Smooth as silk, the vehicle took to its intended environment as if it had been born in space. It was easily maneuvered to the docking station where the final assembly would take place. The space-suited assembly crew was busy connecting cables and lines to the Crew Section before I was out of the pilot's seat.

Other modules had arrived on previous shuttle flights. Power, propulsion, communications, and the payload bay, all had been connected together and lay waiting for the Crew Section Module.
The next nine days were the busiest I have ever spent. Every time the assembly crew would make another connection or assembly step, full systems tests had to be performed. This meant that I spend most of my time on the bridge of Selene One running simulations and tests and pouring over manuals and diagrams. As each module was connected, the tests became more complex. And then each night I would return to my tiny cubicle on the space station. My little room had a special luxury, a window. Through it I could watch the Earth as it rolled past. Sometimes I would spend nearly an hour watching the spectacle before falling to sleep only to be awakened eight hours later for another day's work.

Finally, the completed ship hung in space off the assembly area. Except for the dozen or so cables connecting it to the space station, it looked almost anxious to begin its voyage. The first mission would take the initial components of a lunar base including the pressurized habitat and the emergency return to orbit vehicle. These would arrive on subsequent shuttle flights and would complete the provisioning of the S1.

All too quickly, it was time to return to Earth. As we bid our space station crew friends adieu and returned to the Shuttle I took one last look at the Selene One. In less than six months, if all went well, it would set out on its maiden voyage to another world and Man would once again set foot on the Lunar surface. Would I be one of those chosen to go? I had not been selected for the first mission but there would be many to come and I could and would live in hope and stay prepared for the possibility.

As the pilot maneuvered the Shuttle away from the space station and readied the systems for the deorbit burn, we looked for the last time at the place that had been our home for the previous nine days. Soon, as we orbited tail first, the OMS engines fired and we began our descent. Not much to notice at first but the slight change in our velocity meant that the lower part of our orbit was well within the atmosphere. Twenty minutes later, we could hear the beginnings of the scream of air on the heat tiles. Belly first we plunged, a flaming arrowhead, into the sea of air. Soon the acceleration began to build but this time down was toward the floor of the cabin and not at our backs. After several minutes and the shedding of over sixteen thousand miles per hour of velocity, we leveled into ordinary flight and began our long glide to the final destination, the Kennedy Space Center and Cape Canaveral, Florida.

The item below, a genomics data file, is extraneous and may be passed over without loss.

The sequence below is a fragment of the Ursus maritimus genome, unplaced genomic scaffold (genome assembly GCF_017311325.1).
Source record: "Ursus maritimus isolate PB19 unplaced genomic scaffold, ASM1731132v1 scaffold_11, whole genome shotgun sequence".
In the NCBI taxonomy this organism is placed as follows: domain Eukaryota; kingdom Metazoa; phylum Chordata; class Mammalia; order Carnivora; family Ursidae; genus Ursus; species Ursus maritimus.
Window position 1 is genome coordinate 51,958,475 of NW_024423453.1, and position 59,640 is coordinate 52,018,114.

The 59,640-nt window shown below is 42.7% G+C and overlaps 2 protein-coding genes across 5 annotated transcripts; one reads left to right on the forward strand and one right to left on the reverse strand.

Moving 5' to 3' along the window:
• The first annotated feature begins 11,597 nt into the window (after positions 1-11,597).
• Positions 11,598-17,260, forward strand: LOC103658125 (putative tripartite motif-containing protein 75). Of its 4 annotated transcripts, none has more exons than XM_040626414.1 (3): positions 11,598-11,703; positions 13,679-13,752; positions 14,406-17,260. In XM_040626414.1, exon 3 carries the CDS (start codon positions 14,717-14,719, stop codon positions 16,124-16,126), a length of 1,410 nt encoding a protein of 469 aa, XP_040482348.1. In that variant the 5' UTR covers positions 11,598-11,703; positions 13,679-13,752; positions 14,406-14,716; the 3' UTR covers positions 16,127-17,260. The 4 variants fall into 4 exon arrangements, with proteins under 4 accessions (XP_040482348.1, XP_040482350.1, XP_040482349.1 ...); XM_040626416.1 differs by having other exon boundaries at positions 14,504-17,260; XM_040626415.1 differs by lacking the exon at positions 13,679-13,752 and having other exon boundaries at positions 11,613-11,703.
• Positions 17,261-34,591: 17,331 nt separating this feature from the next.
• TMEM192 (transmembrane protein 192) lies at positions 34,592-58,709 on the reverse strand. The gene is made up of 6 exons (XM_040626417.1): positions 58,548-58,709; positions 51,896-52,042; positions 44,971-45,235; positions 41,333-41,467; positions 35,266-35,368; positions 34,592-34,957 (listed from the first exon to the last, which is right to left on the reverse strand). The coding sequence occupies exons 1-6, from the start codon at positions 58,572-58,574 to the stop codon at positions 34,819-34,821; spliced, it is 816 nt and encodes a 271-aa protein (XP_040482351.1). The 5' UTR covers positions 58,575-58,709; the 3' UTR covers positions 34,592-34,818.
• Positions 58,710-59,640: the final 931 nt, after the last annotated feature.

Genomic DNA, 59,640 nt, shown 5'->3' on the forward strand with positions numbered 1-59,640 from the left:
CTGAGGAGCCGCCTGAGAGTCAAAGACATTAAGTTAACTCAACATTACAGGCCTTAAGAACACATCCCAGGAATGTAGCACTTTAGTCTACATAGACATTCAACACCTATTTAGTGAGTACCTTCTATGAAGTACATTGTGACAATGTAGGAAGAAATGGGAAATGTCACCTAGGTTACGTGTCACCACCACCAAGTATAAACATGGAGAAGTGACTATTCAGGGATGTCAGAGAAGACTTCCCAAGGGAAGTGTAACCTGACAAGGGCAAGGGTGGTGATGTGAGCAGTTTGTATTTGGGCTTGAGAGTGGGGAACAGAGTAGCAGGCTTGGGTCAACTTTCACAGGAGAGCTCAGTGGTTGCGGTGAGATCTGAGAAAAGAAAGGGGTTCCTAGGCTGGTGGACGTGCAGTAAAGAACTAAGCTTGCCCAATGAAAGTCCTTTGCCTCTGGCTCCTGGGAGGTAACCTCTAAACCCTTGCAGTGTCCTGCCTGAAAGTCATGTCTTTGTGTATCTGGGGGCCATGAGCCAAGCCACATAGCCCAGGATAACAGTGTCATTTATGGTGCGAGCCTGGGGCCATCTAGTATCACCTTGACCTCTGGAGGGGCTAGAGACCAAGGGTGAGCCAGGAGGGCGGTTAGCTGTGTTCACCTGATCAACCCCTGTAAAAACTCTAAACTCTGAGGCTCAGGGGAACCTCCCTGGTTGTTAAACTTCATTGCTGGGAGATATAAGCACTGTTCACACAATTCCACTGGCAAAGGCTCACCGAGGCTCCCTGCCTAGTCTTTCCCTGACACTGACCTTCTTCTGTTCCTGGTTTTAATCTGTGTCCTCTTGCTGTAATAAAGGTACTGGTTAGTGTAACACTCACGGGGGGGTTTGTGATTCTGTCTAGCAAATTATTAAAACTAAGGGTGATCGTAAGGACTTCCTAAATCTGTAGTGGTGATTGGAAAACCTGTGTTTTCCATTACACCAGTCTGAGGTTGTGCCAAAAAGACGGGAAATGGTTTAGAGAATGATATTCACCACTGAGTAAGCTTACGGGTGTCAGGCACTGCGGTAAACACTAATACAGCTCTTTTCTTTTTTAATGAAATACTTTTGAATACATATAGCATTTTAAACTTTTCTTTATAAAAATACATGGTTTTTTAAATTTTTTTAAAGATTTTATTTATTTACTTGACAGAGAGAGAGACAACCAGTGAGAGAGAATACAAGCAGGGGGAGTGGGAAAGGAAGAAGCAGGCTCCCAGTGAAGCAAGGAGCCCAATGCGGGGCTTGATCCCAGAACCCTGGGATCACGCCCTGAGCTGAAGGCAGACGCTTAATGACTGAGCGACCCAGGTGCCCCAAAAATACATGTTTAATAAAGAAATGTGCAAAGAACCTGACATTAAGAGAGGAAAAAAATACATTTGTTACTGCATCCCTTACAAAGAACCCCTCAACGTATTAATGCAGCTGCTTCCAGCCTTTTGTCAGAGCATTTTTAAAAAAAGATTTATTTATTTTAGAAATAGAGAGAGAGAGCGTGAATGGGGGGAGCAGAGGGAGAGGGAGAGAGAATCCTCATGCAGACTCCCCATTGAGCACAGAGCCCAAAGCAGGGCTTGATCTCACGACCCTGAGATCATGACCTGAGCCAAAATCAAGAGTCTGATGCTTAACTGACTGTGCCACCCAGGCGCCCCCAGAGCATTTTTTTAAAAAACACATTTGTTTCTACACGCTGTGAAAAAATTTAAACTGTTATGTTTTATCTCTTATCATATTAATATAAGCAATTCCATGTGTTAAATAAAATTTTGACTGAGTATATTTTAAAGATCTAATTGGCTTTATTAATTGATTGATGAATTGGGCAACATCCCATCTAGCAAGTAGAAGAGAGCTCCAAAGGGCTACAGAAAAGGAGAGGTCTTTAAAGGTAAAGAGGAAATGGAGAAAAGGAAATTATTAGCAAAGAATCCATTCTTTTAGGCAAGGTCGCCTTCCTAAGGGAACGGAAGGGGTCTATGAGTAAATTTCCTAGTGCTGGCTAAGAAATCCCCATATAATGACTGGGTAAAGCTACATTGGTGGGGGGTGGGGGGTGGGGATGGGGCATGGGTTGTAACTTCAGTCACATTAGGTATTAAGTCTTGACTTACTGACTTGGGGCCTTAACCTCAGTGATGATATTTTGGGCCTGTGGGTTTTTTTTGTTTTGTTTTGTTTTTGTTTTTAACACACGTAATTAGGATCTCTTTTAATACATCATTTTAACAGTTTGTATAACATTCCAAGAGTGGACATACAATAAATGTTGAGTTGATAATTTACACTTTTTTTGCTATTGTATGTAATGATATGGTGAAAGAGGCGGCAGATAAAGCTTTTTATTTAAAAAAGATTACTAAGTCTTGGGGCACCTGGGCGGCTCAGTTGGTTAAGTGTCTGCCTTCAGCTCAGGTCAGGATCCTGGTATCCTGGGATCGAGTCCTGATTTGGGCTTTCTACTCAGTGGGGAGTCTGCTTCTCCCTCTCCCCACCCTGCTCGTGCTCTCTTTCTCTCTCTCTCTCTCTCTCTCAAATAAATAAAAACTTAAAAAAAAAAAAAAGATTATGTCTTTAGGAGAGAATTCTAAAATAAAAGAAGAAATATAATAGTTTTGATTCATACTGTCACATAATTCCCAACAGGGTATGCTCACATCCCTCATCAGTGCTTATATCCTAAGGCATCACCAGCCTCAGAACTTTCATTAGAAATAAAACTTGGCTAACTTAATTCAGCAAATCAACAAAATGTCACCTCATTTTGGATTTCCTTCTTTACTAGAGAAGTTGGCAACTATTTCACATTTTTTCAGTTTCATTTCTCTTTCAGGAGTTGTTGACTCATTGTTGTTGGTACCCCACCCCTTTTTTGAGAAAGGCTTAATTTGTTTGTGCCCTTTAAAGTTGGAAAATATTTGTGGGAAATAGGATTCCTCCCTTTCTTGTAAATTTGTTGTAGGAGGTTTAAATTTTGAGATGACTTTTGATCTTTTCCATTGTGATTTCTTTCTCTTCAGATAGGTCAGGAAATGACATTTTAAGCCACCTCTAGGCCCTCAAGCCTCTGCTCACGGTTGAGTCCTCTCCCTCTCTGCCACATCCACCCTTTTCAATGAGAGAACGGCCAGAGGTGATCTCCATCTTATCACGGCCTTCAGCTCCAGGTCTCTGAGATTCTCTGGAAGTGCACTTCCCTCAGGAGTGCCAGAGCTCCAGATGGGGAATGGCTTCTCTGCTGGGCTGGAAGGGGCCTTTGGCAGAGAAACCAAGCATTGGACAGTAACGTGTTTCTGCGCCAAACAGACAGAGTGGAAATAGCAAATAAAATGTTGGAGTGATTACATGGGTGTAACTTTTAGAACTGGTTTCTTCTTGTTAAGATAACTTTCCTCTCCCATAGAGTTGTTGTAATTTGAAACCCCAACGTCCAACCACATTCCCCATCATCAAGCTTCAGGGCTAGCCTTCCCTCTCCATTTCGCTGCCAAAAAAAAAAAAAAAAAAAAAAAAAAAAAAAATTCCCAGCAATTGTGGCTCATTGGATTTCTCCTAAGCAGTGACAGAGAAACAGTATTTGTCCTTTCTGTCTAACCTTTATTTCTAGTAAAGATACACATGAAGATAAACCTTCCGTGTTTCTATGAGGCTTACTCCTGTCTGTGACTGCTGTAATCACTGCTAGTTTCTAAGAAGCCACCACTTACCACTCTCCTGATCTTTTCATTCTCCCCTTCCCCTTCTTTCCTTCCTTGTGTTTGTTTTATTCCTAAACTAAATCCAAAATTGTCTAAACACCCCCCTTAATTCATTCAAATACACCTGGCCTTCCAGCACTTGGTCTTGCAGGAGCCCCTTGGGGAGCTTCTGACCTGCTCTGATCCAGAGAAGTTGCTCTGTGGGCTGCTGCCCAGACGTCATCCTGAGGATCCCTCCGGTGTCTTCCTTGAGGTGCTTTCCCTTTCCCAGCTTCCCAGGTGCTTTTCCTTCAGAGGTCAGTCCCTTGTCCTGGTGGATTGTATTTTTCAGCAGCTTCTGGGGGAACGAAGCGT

The wheels chirped in a perfect three-point-landing and feeling very prideful, I took the next turn-off toward the tie-down area. Frank was still working on his Beach Stagerwing and Fred had his head under the cowling of his Cessna 170. His old Ford was parked next to his plane and a bumper sticker proclaimed "If it ain't a tail dragger, it ain't an airplane" Nothing on the ground had changed, but I had changed in the way that flying always changes me. I shut down the engine, ran through my post flight checkout, and stepped out of the plane. As I pushed it into its parking place I could see the moon. It was racing ahead of the Sun and looked like an archers bow with its invisible arrow pointed directly at old Sol's heart. As I looked at it I thought "Someday, maybe in the not so distant future, men will walk on those desolate sands and look back at the earth and see how beautiful and fragile our home is."

As I tied the plane down Frank looked up from the work on his Beachcraft and said, "How was it?"

"Wonderful" I said.

He gave me a knowing look and said, "It always is."


The End